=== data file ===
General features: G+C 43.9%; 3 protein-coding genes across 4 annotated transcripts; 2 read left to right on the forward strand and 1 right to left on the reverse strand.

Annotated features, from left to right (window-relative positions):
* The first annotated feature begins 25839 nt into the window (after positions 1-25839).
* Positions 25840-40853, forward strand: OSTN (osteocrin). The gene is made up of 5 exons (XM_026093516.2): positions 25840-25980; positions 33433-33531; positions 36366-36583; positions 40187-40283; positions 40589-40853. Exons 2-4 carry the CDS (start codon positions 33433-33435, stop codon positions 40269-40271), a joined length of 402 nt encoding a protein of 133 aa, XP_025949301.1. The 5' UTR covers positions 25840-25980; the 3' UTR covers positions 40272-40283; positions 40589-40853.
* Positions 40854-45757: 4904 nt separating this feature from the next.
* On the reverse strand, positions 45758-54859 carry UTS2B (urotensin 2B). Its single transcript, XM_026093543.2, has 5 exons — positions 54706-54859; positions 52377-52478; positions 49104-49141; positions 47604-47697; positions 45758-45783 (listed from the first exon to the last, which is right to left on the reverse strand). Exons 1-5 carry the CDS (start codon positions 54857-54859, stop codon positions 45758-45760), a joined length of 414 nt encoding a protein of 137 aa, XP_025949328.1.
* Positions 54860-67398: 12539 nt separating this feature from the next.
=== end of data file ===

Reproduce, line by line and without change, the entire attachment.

General features: G+C 43.9%; 3 protein-coding genes across 4 annotated transcripts; 2 read left to right on the forward strand and 1 right to left on the reverse strand.

Annotated features, from left to right (window-relative positions):
* The first annotated feature begins 25839 nt into the window (after positions 1-25839).
* Positions 25840-40853, forward strand: OSTN (osteocrin). The gene is made up of 5 exons (XM_026093516.2): positions 25840-25980; positions 33433-33531; positions 36366-36583; positions 40187-40283; positions 40589-40853. Exons 2-4 carry the CDS (start codon positions 33433-33435, stop codon positions 40269-40271), a joined length of 402 nt encoding a protein of 133 aa, XP_025949301.1. The 5' UTR covers positions 25840-25980; the 3' UTR covers positions 40272-40283; positions 40589-40853.
* Positions 40854-45757: 4904 nt separating this feature from the next.
* On the reverse strand, positions 45758-54859 carry UTS2B (urotensin 2B). Its single transcript, XM_026093543.2, has 5 exons — positions 54706-54859; positions 52377-52478; positions 49104-49141; positions 47604-47697; positions 45758-45783 (listed from the first exon to the last, which is right to left on the reverse strand). Exons 1-5 carry the CDS (start codon positions 54857-54859, stop codon positions 45758-45760), a joined length of 414 nt encoding a protein of 137 aa, XP_025949328.1.
* Positions 54860-67398: 12539 nt separating this feature from the next.